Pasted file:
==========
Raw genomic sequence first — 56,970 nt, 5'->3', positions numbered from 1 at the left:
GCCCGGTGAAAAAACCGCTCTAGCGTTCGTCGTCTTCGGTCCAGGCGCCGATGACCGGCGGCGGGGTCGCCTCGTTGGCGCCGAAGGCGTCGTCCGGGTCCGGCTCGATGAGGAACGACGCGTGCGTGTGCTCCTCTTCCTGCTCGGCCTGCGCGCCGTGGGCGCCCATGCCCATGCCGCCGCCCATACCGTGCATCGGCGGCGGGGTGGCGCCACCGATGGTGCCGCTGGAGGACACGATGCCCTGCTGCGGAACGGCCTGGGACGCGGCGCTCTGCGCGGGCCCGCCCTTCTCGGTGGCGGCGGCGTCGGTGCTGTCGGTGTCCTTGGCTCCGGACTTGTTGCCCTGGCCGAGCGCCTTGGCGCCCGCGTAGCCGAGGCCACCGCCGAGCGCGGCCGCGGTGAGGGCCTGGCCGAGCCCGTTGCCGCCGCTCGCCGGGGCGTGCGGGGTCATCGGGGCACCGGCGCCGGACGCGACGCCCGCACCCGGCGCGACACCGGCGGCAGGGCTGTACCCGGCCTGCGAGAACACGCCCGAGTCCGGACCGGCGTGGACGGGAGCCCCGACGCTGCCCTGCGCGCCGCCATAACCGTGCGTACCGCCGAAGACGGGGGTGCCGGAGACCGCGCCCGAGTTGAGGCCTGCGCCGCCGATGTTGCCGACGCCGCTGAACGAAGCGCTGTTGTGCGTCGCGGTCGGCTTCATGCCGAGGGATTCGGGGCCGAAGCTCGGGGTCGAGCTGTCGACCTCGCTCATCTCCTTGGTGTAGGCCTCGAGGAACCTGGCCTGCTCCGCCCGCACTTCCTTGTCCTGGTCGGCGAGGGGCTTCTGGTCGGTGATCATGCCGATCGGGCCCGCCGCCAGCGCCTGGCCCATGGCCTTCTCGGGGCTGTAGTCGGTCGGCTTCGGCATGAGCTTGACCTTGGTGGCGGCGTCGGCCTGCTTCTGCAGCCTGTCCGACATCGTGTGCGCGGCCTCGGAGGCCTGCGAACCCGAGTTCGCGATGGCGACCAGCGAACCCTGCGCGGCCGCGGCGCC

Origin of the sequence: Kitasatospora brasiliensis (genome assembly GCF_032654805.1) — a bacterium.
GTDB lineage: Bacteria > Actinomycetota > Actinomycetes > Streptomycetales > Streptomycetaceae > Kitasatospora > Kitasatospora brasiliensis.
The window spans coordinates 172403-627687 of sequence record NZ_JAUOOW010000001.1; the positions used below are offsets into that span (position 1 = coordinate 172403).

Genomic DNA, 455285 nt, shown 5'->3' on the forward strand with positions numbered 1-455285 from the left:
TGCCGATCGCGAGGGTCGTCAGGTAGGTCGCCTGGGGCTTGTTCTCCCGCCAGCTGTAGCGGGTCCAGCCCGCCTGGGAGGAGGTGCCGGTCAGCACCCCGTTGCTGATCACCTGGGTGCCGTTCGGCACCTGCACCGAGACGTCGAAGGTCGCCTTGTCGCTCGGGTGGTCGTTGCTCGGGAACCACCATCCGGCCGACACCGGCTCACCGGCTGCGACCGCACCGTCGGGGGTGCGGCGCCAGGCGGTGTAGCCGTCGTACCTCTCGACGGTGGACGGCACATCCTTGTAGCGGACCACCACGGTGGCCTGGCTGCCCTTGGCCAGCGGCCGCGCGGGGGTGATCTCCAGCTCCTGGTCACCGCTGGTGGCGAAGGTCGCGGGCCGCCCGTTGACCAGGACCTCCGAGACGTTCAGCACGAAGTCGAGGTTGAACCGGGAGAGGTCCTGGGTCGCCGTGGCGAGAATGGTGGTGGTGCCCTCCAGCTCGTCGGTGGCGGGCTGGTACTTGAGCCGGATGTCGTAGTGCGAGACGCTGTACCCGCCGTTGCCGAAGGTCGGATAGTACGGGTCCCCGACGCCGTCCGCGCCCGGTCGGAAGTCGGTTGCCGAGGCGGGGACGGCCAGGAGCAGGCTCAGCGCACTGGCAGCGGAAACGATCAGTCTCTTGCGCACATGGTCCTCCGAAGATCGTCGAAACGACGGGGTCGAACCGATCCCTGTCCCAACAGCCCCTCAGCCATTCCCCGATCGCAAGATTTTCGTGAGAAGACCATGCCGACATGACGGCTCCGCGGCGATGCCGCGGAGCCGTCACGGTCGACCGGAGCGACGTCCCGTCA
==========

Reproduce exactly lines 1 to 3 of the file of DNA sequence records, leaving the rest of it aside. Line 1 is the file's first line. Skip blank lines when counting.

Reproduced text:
Raw genomic sequence first — 56,970 nt, 5'->3', positions numbered from 1 at the left:
GCCCGGTGAAAAAACCGCTCTAGCGTTCGTCGTCTTCGGTCCAGGCGCCGATGACCGGCGGCGGGGTCGCCTCGTTGGCGCCGAAGGCGTCGTCCGGGTCCGGCTCGATGAGGAACGACGCGTGCGTGTGCTCCTCTTCCTGCTCGGCCTGCGCGCCGTGGGCGCCCATGCCCATGCCGCCGCCCATACCGTGCATCGGCGGCGGGGTGGCGCCACCGATGGTGCCGCTGGAGGACACGATGCCCTGCTGCGGAACGGCCTGGGACGCGGCGCTCTGCGCGGGCCCGCCCTTCTCGGTGGCGGCGGCGTCGGTGCTGTCGGTGTCCTTGGCTCCGGACTTGTTGCCCTGGCCGAGCGCCTTGGCGCCCGCGTAGCCGAGGCCACCGCCGAGCGCGGCCGCGGTGAGGGCCTGGCCGAGCCCGTTGCCGCCGCTCGCCGGGGCGTGCGGGGTCATCGGGGCACCGGCGCCGGACGCGACGCCCGCACCCGGCGCGACACCGGCGGCAGGGCTGTACCCGGCCTGCGAGAACACGCCCGAGTCCGGACCGGCGTGGACGGGAGCCCCGACGCTGCCCTGCGCGCCGCCATAACCGTGCGTACCGCCGAAGACGGGGGTGCCGGAGACCGCGCCCGAGTTGAGGCCTGCGCCGCCGATGTTGCCGACGCCGCTGAACGAAGCGCTGTTGTGCGTCGCGGTCGGCTTCATGCCGAGGGATTCGGGGCCGAAGCTCGGGGTCGAGCTGTCGACCTCGCTCATCTCCTTGGTGTAGGCCTCGAGGAACCTGGCCTGCTCCGCCCGCACTTCCTTGTCCTGGTCGGCGAGGGGCTTCTGGTCGGTGATCATGCCGATCGGGCCCGCCGCCAGCGCCTGGCCCATGGCCTTCTCGGGGCTGTAGTCGGTCGGCTTCGGCATGAGCTTGACCTTGGTGGCGGCGTCGGCCTGCTTCTGCAGCCTGTCCGACATCGTGTGCGCGGCCTCGGAGGCCTGCGAACCCGAGTTCGCGATGGCGACCAGCGAACCCTGCGCGGCCGCGGCGCC

Origin of the sequence: Kitasatospora brasiliensis (genome assembly GCF_032654805.1) — a bacterium.